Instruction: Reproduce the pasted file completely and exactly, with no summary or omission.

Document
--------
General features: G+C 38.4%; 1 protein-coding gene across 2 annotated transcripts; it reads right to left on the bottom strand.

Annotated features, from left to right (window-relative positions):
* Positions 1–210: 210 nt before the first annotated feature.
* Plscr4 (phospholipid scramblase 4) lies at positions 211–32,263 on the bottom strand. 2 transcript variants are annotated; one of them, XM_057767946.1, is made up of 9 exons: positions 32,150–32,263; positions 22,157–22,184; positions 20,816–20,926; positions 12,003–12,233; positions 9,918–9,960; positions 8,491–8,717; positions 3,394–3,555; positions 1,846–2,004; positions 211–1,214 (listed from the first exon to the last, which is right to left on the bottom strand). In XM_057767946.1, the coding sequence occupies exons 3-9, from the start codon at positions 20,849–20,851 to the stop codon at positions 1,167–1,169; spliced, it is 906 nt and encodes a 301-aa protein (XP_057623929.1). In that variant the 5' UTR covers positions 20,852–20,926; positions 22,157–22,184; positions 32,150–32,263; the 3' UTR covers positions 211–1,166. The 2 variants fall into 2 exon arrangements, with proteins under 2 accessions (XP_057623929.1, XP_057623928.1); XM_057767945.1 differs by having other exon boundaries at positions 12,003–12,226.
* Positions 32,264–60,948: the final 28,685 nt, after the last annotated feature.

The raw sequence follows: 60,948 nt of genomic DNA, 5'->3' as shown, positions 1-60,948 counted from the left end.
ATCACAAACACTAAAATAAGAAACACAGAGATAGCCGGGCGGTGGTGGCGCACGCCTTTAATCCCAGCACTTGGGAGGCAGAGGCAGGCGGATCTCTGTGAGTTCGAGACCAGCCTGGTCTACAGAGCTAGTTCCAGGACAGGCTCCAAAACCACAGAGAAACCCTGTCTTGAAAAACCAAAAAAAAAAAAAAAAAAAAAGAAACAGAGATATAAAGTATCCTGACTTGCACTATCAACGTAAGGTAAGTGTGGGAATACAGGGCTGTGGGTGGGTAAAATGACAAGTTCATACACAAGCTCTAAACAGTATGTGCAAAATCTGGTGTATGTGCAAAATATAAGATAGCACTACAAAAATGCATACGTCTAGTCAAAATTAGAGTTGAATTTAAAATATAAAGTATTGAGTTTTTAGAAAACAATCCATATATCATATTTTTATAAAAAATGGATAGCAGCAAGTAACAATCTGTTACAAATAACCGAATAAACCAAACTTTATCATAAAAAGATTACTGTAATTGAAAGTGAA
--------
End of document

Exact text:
General features: G+C 38.4%; 1 protein-coding gene across 2 annotated transcripts; it reads right to left on the bottom strand.

Annotated features, from left to right (window-relative positions):
* Positions 1–210: 210 nt before the first annotated feature.
* Plscr4 (phospholipid scramblase 4) lies at positions 211–32,263 on the bottom strand. 2 transcript variants are annotated; one of them, XM_057767946.1, is made up of 9 exons: positions 32,150–32,263; positions 22,157–22,184; positions 20,816–20,926; positions 12,003–12,233; positions 9,918–9,960; positions 8,491–8,717; positions 3,394–3,555; positions 1,846–2,004; positions 211–1,214 (listed from the first exon to the last, which is right to left on the bottom strand). In XM_057767946.1, the coding sequence occupies exons 3-9, from the start codon at positions 20,849–20,851 to the stop codon at positions 1,167–1,169; spliced, it is 906 nt and encodes a 301-aa protein (XP_057623929.1). In that variant the 5' UTR covers positions 20,852–20,926; positions 22,157–22,184; positions 32,150–32,263; the 3' UTR covers positions 211–1,166. The 2 variants fall into 2 exon arrangements, with proteins under 2 accessions (XP_057623929.1, XP_057623928.1); XM_057767945.1 differs by having other exon boundaries at positions 12,003–12,226.
* Positions 32,264–60,948: the final 28,685 nt, after the last annotated feature.

The raw sequence follows: 60,948 nt of genomic DNA, 5'->3' as shown, positions 1-60,948 counted from the left end.
ATCACAAACACTAAAATAAGAAACACAGAGATAGCCGGGCGGTGGTGGCGCACGCCTTTAATCCCAGCACTTGGGAGGCAGAGGCAGGCGGATCTCTGTGAGTTCGAGACCAGCCTGGTCTACAGAGCTAGTTCCAGGACAGGCTCCAAAACCACAGAGAAACCCTGTCTTGAAAAACCAAAAAAAAAAAAAAAAAAAAAGAAACAGAGATATAAAGTATCCTGACTTGCACTATCAACGTAAGGTAAGTGTGGGAATACAGGGCTGTGGGTGGGTAAAATGACAAGTTCATACACAAGCTCTAAACAGTATGTGCAAAATCTGGTGTATGTGCAAAATATAAGATAGCACTACAAAAATGCATACGTCTAGTCAAAATTAGAGTTGAATTTAAAATATAAAGTATTGAGTTTTTAGAAAACAATCCATATATCATATTTTTATAAAAAATGGATAGCAGCAAGTAACAATCTGTTACAAATAACCGAATAAACCAAACTTTATCATAAAAAGATTACTGTAATTGAAAGTGAA